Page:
MEET JIM CHAPMAN
MASON SINCE 1980
by Laura Normand
Some 38 years ago, the citizens of Susanville, Calif. opened
their doors to a fresh-faced Jim Chapman, standing on the stoop
in the middle of a snowstorm, asking for their vote for city council. Chapman was 19 years old.
Chapman won the election, and became the youngest person
in state history to serve on a city council. It was not the last
record he would break: At age 21, he was elected mayor, and
shortly after, county supervisor. At the time, he was the youngest person to serve in either position in the history of California.
This year, Chapman – who, besides serving as Lassen County
supervisor, is past master and current secretary of Lassen
Janesville Lodge No. 149 – is approaching his fourth decade as
an elected public official. Among his proudest accomplishments
are opening up the democratic process for younger people, and
getting his constituency more involved in the decision-making
process. He is also an avid educator and proponent of democracy.
“If I’ve achieved anything in my life,” Chapman says, “it’s the
demonstration that a young person has the same opportunity
and the same right to get involved in democracy as anyone else.
You do matter, you do have a voice.”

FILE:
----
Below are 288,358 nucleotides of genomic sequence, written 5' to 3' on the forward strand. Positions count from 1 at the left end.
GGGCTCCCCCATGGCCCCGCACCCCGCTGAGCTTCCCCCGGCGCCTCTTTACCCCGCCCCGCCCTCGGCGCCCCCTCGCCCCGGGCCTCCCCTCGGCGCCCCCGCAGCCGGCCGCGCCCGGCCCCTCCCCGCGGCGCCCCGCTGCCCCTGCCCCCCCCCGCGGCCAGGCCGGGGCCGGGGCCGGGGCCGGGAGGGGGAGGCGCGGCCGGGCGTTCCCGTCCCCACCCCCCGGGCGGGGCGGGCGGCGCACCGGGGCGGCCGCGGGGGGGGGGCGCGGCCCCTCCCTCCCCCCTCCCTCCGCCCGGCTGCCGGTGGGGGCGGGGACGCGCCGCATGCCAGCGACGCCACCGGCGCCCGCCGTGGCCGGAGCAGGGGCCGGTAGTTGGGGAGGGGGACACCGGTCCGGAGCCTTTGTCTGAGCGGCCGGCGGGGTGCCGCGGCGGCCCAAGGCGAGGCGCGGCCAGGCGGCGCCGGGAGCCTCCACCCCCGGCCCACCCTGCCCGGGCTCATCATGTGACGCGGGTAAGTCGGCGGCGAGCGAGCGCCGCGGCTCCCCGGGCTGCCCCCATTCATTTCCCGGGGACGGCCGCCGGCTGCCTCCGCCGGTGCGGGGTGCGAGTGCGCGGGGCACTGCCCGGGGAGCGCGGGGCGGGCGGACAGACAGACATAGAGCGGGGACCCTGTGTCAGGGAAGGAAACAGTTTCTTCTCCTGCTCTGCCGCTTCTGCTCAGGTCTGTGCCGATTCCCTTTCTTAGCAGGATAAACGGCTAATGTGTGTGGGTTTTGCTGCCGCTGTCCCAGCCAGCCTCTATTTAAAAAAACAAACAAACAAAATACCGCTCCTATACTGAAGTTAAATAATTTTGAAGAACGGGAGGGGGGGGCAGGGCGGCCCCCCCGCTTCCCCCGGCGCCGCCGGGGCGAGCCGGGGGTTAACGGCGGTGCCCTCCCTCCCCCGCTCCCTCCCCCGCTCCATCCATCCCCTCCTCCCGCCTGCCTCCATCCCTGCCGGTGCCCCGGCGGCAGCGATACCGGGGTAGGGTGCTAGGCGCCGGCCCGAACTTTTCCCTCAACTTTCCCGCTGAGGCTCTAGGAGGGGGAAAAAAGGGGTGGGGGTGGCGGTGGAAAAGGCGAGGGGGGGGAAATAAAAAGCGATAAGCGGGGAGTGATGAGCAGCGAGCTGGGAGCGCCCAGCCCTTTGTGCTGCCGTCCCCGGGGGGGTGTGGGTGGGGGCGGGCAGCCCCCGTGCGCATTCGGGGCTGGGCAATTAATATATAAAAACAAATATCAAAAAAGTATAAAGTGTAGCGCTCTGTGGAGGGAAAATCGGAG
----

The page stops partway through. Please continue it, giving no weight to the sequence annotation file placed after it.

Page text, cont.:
In his own words:
Starting young: I was nine years old when John F. Kennedy was
assassinated. It awakened my inner consciousness. I knew then:
I wanted to be a politician. “Ask not what your country can
do for you; ask what you can do for your country” made a big
impression on me.
Finding Masonry: My grandfather was
a Mason. I grew up a block away from a
Masonic lodge. The Oakland Scottish Rite
awarded me a four-year college scholarship.
But it wasn’t until I was county supervisor
that I approached the fraternity. My wife –
then, my fiancé – wanted us to get involved
in Eastern Star. First, I had to become a
Mason. It’s one of the best things that ever
happened to me.
Masonry in public office: In the first degree, there’s a line: “Masonry causes true
friendship to exist among those who might
otherwise have remained at a perpetual
distance.” Masonry has given me the
chance to know a lot of people at a personal level from a wide range of backgrounds.
As a representative, it’s imperative that
you understand what your work means to
the average citizen. What you’re doing can
have a definite impact.